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Direct comparison of Arabidopsis gene expression reveals different responses to melatonin versus auxin



Melatonin (N-acetyl-5-methoxytryptamine) in plants, regulates shoot and root growth and alleviates environmental stresses. Melatonin and the phyto-hormone auxin are tryptophan-derived compounds. However, it largely remains controversial as to whether melatonin and auxin act through similar or overlapping signalling and regulatory pathways.


Here, we have used a promoter-activation study to demonstrate that, unlike auxin (1-naphthalene acetic acid, NAA), melatonin neither induces Direct repeat 5 DR5 expression in Arabidopsis thaliana roots under normal growth conditions nor suppresses the induction of Alternative oxidase 1a AOX1a in leaves upon Antimycin A treatment, both of which are the hallmarks of auxin action. Additionally, comparative global transcriptome analysis conducted on Arabidopsis treated with melatonin or NAA revealed differences in the number and types of differentially expressed genes. Auxin (4.5 μM) altered the expression of a diverse and large number of genes whereas melatonin at 5 μM had no significant effect but melatonin at 100 μM had a modest effect on transcriptome compared to solvent-treated control. Interestingly, the prominent category of genes differentially expressed upon exposure to melatonin trended towards biotic stress defence pathways while downregulation of key genes related to photosynthesis was observed.


Together these findings indicate that though they are both indolic compounds, melatonin and auxin act through different pathways to alter gene expression in Arabidopsis thaliana. Furthermore, it appears that effects of melatonin enable Arabidopsis thaliana to prioritize biotic stress defence signalling rather than growth. These findings clear the current confusion in the literature regarding the relationship of melatonin and auxin and also have greater implications of utilizing melatonin for improved plant protection.


Plant hormones are considered as major determinants of plant’s overall growth and development. Multiple plant hormones such as auxin, cytokinin (CK), gibberellins (GA) and brassinosteroids (BR) have been shown to exert key functions in regulating various developmental processes such as, seed and fruit development, shoot and root architecture [1]. With the advancement in forward and reverse genetics, there is now a good understanding of how these hormones are perceived and the key players identified in their signalling pathways. For this purpose, plant hormones and their signalling transduction networks have been widely studied and employed to improve sustainable agriculture such as stem elongation, flowering time and processes like nitrogen use efficiency [2]. Interestingly, these effects on growth regulation are controlled by interacting signalling pathways among plant hormones. This interaction is either antagonistic, synergistic or occurs in parallel [3]. For example, processes such as seed germination, shoot and root growth and grain-filling are governed by antagonistic relationship between abscisic acid (ABA) and ethylene (ET) in maize [4]. Moreover, auxin and cytokinin exhibit antagonism during formation of root apical meristem but act in synergy during shoot apical meristem formation [5].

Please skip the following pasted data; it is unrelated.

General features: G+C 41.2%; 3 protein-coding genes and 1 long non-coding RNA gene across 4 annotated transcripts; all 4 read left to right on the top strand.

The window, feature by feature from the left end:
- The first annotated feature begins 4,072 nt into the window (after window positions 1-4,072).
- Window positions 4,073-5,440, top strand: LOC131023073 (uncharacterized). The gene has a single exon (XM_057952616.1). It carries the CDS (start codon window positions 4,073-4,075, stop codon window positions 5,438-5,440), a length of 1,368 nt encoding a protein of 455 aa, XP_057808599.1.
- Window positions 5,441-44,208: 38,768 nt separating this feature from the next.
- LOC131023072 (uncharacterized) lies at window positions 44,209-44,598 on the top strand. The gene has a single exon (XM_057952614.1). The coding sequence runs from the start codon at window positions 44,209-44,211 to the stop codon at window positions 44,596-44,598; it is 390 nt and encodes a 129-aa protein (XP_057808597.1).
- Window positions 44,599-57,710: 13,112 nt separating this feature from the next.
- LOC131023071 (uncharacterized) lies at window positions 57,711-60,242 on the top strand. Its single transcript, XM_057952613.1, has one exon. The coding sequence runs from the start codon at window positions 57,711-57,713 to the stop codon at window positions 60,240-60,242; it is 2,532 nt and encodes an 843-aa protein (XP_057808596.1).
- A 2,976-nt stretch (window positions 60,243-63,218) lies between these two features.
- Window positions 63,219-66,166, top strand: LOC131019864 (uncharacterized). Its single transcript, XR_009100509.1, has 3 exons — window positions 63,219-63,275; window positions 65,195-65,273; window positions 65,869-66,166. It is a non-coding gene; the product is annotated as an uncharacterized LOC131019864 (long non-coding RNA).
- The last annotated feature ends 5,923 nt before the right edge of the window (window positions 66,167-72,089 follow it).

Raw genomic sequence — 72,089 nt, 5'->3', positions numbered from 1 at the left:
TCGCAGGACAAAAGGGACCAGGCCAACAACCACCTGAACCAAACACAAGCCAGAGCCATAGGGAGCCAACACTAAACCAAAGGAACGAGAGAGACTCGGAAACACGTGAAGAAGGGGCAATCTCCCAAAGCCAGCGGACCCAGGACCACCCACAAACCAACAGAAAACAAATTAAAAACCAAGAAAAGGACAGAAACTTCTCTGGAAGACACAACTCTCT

Melatonin (MT) is an indolic molecule ubiquitously present in all living organisms. Melatonin in plants is associated with growth and development, such as leaf and root organogenesis, senescence and flowering [6,7,8,9]. Moreover, melatonin also mitigates a variety of abiotic and biotic stresses in plants such as cold, drought, heat and infections by the  fungal pathogen Diplocarpon mali, biotrophic and hemibiotrophic bacteria Xanthomonas oryzae and Pseudomonas syringae DC3000, respectively [10,11,12,13,14,15]. To date, melatonin is considered as a growth-regulating secondary metabolite in plants but recent studies suggest that it also has the potential to be a plant hormone [16]. In order to be considered as potential plant hormone, there are certain fundamental characteristics that a candidate molecule needs to exhibit. These include knowledge about biosynthetic pathway, receptor and physiological effects. Studies on biosynthetic pathway of melatonin in plants have made considerable progress. These show tryptophan (Trp) as the precursor followed by four sequential reactions with enzymes Tryptophan decarboxylase (TDC), Tryptophan-5-hydroxylase (T5H), Serotonin-N-acetyltransferase (SNAT) and Acetyl serotonin methyltransferase (ASMT) [17, 18]. This has been proposed to be the standard biosynthetic route in plants such as Arabidopsis thaliana and Rice (Zea mays) under normal growth conditions, however, an alternate pathway has also been proposed to exist under conditions such as senescence in which the key enzymes SNAT and ASMT switch in their order to produce melatonin. This has also been proposed to be the most prevailing biosynthetic route in Arabidopsis thaliana and Rice (Zea mays) as compared to the classic route [19]. Recently, a reverse biosynthetic reaction involving an enzyme N-acetylserotonin deacetylase (ASDAC) has been identified in Arabidopsis thaliana and rice in which melatonin intermediate N-acetylserotonin is rapidly converted to serotonin. This reaction restricts synthesis of melatonin thereby maintaining optimal levels of melatonin for balanced plant growth and development [20]. Like other plant hormones, melatonin exerts multiple physiological effects in plants such as regulation of stomatal opening/closing, photosynthesis, tropism, changes in metabolism of carbohydrates and nitrogen and cellular effects like changing the intracellular calcium (Ca2+) content and membrane permeability [21,22,23,24]. Recently, the first melatonin receptor CAND2/PMTR1, a G-protein coupled receptor has been identified in Arabidopsis thaliana which was shown to regulate stomatal closure mediated by melatonin [25]. This was long-sought because a lack of melatonin receptor in plants was impeding the full understanding of melatonin-mediated signalling. Without an identified receptor, it was also a challenge to view melatonin as a potential plant hormone.